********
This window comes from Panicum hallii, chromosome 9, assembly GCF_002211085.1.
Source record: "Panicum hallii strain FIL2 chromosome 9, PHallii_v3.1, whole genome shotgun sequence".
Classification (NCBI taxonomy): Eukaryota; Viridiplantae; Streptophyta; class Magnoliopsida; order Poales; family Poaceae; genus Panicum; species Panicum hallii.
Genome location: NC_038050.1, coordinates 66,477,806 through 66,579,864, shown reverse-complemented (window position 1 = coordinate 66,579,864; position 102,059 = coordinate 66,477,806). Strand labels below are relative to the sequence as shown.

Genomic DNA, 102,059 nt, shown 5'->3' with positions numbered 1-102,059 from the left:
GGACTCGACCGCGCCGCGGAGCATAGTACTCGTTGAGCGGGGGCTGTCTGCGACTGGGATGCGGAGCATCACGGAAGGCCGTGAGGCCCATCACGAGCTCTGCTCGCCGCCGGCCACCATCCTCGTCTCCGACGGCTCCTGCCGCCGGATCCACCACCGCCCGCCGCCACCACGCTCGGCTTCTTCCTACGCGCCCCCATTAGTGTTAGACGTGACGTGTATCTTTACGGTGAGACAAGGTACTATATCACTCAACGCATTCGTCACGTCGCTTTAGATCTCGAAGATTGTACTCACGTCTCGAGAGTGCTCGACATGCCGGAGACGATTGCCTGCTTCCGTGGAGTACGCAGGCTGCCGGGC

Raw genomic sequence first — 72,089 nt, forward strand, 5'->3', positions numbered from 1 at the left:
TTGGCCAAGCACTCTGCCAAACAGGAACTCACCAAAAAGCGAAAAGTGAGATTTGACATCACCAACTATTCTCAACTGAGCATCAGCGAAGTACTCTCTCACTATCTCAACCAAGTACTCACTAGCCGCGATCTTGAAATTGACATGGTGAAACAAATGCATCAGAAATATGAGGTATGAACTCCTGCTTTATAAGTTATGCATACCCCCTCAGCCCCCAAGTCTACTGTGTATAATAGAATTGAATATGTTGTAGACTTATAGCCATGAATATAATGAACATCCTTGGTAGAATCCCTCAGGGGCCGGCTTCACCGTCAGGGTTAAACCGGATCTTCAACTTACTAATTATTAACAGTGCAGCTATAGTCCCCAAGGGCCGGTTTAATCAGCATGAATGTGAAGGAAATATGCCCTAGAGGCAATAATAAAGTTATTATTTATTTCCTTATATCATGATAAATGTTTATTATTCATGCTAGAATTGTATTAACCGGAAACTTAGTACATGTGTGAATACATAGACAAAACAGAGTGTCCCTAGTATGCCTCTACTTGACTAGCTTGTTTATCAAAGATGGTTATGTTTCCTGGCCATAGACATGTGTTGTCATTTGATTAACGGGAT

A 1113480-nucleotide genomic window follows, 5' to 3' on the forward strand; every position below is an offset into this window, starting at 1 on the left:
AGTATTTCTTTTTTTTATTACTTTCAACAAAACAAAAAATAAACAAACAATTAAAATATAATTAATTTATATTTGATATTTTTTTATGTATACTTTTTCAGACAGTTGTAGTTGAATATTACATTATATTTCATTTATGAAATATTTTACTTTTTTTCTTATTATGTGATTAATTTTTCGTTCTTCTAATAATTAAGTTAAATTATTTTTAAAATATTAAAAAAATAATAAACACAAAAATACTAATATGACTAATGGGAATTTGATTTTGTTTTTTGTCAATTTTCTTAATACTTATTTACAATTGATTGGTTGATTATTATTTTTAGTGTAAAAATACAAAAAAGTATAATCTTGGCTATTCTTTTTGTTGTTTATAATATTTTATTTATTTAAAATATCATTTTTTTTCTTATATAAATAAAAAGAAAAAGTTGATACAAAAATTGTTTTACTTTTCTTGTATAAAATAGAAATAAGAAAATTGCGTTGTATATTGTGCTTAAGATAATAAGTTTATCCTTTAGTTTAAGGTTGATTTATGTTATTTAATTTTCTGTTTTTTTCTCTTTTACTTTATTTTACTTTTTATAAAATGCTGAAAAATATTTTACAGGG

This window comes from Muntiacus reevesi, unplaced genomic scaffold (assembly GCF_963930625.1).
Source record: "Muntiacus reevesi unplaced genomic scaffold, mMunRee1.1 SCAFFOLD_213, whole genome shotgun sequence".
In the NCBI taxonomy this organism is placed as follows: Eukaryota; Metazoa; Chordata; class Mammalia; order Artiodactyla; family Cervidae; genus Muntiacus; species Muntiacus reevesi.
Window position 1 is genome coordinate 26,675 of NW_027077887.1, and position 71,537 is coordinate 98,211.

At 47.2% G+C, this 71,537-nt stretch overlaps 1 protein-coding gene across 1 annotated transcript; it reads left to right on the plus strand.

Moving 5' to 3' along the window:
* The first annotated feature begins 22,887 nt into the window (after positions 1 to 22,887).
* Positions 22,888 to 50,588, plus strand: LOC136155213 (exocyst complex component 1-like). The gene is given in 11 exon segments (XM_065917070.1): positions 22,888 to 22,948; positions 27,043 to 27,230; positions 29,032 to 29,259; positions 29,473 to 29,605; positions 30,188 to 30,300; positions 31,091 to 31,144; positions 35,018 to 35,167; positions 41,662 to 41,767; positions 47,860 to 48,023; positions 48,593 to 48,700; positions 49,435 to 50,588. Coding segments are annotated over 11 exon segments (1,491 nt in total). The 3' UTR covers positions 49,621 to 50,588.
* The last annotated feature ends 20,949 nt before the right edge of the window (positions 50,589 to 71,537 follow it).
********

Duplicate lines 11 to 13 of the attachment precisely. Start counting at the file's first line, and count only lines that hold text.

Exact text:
This window comes from Muntiacus reevesi, unplaced genomic scaffold (assembly GCF_963930625.1).
Source record: "Muntiacus reevesi unplaced genomic scaffold, mMunRee1.1 SCAFFOLD_213, whole genome shotgun sequence".
In the NCBI taxonomy this organism is placed as follows: Eukaryota; Metazoa; Chordata; class Mammalia; order Artiodactyla; family Cervidae; genus Muntiacus; species Muntiacus reevesi.